The 70th Anniversary of D-Day is here and I’d like to highlight one of my D-Day Heroes… my Uncle Ted.
Ted’s full name was Theodore Thomas Jones Jr. He was a paratrooper with the 101st Airborne and one of the first of the 13,100 who parachuted behind enemy lines in Normandy (France) on the morning of June 6th. His heroics are an ongoing reminder to me of how fortunate I am to be an American.
I never knew my Uncle Ted. He went missing in action on D-Day, June 6, 1944, but I have met several people who did know him, including his then fiancé, Marian Comb. Ironically, I met Marian for the first time only a few years ago. She was living in the same nursing home that my mother was. A small world indeed.
Marian married after WWII, but you could tell that she still had a great deal of affection for my Uncle Ted. She had a photograph of my Uncle Ted hanging in her room up to her passing.
In 1994, on the 50th Anniversary of D-Day, the St. Paul Pioneer Press ran a lengthy article about D-Day that highlighted my Uncle Ted’s experiences. It contained fond memories of Ted from friends and Marian.
Marian was quoted as saying “He was a fine fellow, intelligent, a lot of integrity, a great sense of humor.” She also said, “He was a special person. A gentleman.” They were engaged at the end of 1942, but waited to get married “simply because of the riskiness of the situation”. Sadly, Marian passed recently but I was fortunate enough to get to know her. I found her very engaging and wonderful.
I sense that Uncle Ted really enjoyed life and an occasional party or two. He graduated from the University of Minnesota in March 1941 and enlisted in the Army on September 23, 1941.
In a letter that my Uncle Ted sent prior to the war, he spoke of his involvement in a military exercise in Texas that was focused on the detonation of explosives at bridges. This was certainly an indication of what his mission would later be in the war.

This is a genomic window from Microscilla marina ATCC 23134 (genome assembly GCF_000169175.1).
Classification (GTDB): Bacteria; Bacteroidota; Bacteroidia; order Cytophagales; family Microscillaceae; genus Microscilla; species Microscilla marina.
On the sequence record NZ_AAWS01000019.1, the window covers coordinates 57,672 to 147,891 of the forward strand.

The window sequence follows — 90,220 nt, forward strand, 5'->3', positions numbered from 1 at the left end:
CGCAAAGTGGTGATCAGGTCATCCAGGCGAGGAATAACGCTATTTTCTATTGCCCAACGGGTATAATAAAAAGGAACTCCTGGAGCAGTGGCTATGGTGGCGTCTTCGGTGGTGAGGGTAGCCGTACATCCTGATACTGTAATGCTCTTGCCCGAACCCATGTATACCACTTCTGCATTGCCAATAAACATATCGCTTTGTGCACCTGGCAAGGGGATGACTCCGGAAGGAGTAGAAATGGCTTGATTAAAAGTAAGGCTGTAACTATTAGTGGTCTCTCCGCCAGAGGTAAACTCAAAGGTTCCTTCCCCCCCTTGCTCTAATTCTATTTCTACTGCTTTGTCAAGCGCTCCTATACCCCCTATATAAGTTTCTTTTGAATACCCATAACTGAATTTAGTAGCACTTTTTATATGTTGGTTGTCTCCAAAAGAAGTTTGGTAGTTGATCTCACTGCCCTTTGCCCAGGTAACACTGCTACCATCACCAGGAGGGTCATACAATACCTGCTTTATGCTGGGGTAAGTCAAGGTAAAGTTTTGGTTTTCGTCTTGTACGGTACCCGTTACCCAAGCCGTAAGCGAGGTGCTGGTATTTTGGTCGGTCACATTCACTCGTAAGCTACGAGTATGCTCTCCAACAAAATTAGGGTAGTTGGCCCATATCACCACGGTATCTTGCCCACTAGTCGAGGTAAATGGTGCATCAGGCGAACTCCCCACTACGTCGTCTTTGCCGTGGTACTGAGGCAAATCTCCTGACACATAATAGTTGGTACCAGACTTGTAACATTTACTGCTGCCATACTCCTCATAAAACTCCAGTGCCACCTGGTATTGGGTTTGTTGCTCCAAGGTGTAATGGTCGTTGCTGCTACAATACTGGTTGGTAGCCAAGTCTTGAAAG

By the time D-Day arrived, Ted was a 1st Lieutenant leading the 2nd Platoon of Company C, 326th Airborne Engineer Battalion (AEB), 101st Airborne Division. He had gone through extensive training and certification as a paratrooper and munitions engineer.
My Dad once told me that his brother’s platoon left London late on June 5th en route to France. I just can’t imagine what might have been going through the minds of those paratroopers as they flew over the English Channel en route to confront the enemy, the Germans.
I have heard recently of another D-Day paratrooper speak of what that experience was like. He said they really didn’t have time to be scared, they were more focused on their mission. He said that they were being fired upon when they flew over the coast of France and couldn’t wait to get out of the plane. He also stated that jumping out of the plane and slowly gliding down was something very special, but not frightening. I hope my uncle felt that way.
My Uncle Ted’s mission was to land behind enemy lines at Utah Beach, get to an already delivered ammunition truck and then take it to their destination in Carentan, France. These explosives would be used to destroy the bridge there and cut off the German supply routes to Utah beach. What happened en route – according to one of his platoon members – was that my Uncle Ted was in the ammunition truck when it was hit by German artillery. His remains were never found.
Based on reports I’ve read since, the 101st Airborne was still able to fend off the Germans and keep most away from Utah Beach. Within a day or two the Americans had control of the entire area and were on the move toward Germany.
At that time my father was a Captain in the Army and was stationed in England on D-Day (read more). Shortly after hearing news that his brother had gone missing, my Dad took leave to get more information about his brother. I’m not sure he found a great deal more information about Ted. but he did try…
Needless to say the entire family, including Ted’s fiancé were devastated. Marian Comb stated in the Pioneer Press article that “I’ll always remember what sadness this all has been, and realize what a fine life Ted would have had, could have had. But it was taken from him.” Ted was 25 years old at time of death.
The memorial for my Uncle Ted is located at the Normandy American Cemetery in Colleville-sur-Mer, France. His date of death is listed as June 6, 1944, but he remains very much alive in the hearts of many. He was truly an inspirational figure who displayed a great deal of courage on D-Day. God bless you Uncle Ted… and Thank You!